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Mamma Evelyn is helping to grow an entire forest, one tree at a time

By Wild Bird Trust

A single seed in the overworked hands of Nozibele Mphothulo can be the beginning of a forest. Affectionately known as “Mamma Evelyn”, she is one of the tree growers of Siyazama Nursery, an initiative established in 2017, to re-establish forests. The trees grown by the nursery are planted to restore the Cape Parrot’s habitat.

The Wild Bird Trust’s Cape Parrot Project is a registered non-profit, public benefit environmental organization. Since 2009, the Cape Parrot Project has taken action to protect South Africa’s only endemic parrot. Based in Hogsback, a village at the heart of the Amathole-Katberg Mountain Key Biodiversity Area in the Eastern Cape province of South Africa, the Cape Parrot Project strives to link conservation with economic benefits by uplifting small, rural communities surrounding Cape Parrot forest habitat.

To increase on-the-ground forest protection, the project encourages local people to become forest custodians through the development of local livelihoods that derive benefit from healthy Afro-montane forest.

Mamma Evelyn is in her 70’s and she has lived in Sompondo community her whole life, and the neighbouring forest is home to her. Along with other growers, she collects indigenous seeds from trees in the community and forest edge, germinates the seeds and grows healthy seedlings.

Cape Parrot Project purchases the seedlings when they reach planting height. For most growers, this is their primary source of income. Mamma Evelyn has been a true pioneer of this nursery, and along with her passion for growing trees and dedication to this initiative, she supports the other growers in every way she can. The income she receives from the tree sales has allowed her to purchase rainwater tanks for water security, fence off her food garden and support her large family.

Although Mamma Evelyn grows a diversity of tree species, Afrocarpus falcatus is her signature species and over several years, thousands of these trees have been planted in and around forest habitat, creating a future food source for the Cape Parrot. She would like to pass her knowledge on to the next generation when she eventually retires from Siyazama Nursery. She truly represents the meaning of Siyazama, “working together”.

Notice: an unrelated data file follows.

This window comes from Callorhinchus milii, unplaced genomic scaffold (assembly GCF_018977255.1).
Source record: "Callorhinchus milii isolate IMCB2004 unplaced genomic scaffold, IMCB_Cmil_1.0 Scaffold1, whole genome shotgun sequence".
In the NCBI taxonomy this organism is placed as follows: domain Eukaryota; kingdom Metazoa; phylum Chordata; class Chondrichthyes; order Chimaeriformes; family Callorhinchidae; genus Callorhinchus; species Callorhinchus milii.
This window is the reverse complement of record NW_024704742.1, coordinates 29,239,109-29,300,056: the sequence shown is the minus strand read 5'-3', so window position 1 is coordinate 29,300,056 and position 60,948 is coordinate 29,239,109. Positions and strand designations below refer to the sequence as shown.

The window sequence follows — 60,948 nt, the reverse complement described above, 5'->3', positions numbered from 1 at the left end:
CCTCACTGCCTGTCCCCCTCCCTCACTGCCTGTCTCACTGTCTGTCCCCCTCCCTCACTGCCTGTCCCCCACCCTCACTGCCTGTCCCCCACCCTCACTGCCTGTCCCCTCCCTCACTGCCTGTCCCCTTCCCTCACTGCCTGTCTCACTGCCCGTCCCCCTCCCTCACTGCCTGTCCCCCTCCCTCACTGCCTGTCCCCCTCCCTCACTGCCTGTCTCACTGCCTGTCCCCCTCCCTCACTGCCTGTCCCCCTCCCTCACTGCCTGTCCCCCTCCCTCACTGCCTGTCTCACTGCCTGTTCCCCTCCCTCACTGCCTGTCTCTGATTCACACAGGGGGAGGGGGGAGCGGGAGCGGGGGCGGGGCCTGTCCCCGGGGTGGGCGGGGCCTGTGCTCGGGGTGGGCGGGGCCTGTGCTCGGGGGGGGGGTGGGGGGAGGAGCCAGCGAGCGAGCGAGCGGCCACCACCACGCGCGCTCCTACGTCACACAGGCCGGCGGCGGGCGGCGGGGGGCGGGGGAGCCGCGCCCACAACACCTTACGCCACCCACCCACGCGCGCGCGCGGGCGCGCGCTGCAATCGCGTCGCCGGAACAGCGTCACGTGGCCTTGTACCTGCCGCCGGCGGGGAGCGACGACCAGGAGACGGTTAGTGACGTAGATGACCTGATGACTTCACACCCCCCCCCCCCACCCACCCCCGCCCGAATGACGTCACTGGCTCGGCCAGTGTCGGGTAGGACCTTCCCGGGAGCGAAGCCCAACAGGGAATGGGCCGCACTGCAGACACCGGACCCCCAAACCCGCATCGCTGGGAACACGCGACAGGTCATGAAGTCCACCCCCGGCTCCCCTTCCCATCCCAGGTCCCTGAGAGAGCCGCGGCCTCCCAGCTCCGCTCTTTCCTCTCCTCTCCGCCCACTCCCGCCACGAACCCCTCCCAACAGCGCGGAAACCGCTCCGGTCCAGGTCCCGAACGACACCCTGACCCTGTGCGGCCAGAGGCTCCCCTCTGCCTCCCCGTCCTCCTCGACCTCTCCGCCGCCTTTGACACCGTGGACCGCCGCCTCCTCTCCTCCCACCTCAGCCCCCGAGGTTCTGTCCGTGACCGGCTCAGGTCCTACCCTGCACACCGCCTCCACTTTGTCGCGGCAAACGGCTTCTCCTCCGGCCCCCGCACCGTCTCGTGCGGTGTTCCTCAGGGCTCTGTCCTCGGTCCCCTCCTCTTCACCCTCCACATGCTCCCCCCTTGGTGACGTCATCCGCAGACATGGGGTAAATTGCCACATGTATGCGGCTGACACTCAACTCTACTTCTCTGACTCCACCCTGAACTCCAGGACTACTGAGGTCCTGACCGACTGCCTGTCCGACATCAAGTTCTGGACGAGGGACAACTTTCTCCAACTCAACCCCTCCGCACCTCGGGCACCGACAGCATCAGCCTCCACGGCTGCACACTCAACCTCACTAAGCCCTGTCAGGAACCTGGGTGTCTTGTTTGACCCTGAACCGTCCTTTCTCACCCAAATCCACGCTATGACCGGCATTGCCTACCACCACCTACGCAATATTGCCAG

Listed as Critically Endangered, there are fewer than 2,000 Cape Parrots (Poicephalus robustus) left in the wild, limited to forest patches in the Eastern Cape, KwaZulu-Natal, and Limpopo Province.

The parrots nest in existing tree hollows in old Yellowwood trees - South Africa’s national tree - and rely on the fruit of these trees for nutrition and survival. However, there is currently a shortage of natural nesting sites due to the scarcity of old Yellowwood trees, largely attributed to habitat degradation caused mainly by historical logging practices.

“Our goal is to achieve sustained growth in the population of this rare parrot species, and together with strategic partnerships we are working towards a total wild population of 2,500 birds within the next 10 years,” says Dr Kirsten Wimberger, Director of the Cape Parrot Project and Trustee of the Wild Bird Trust.

“The Cape Parrot’s limited habitat is under threat because of numerous human-induced factors, including over-exploitation of natural resources, the proliferation of exotic plants, including commercial forestry, and depleted groundwater supplies, which all contribute to habitat degradation and ultimately a lack of nesting sites and food for the species.

“The plan is to protect and improve Cape Parrot forest habitats, thereby halting the habitat degradation driving their decline, and providing conservation actions needed to improve population numbers.”

For more information please contact the Cape Parrot Project at

Alternatively, you can read more on the Wild Bird Trust Website


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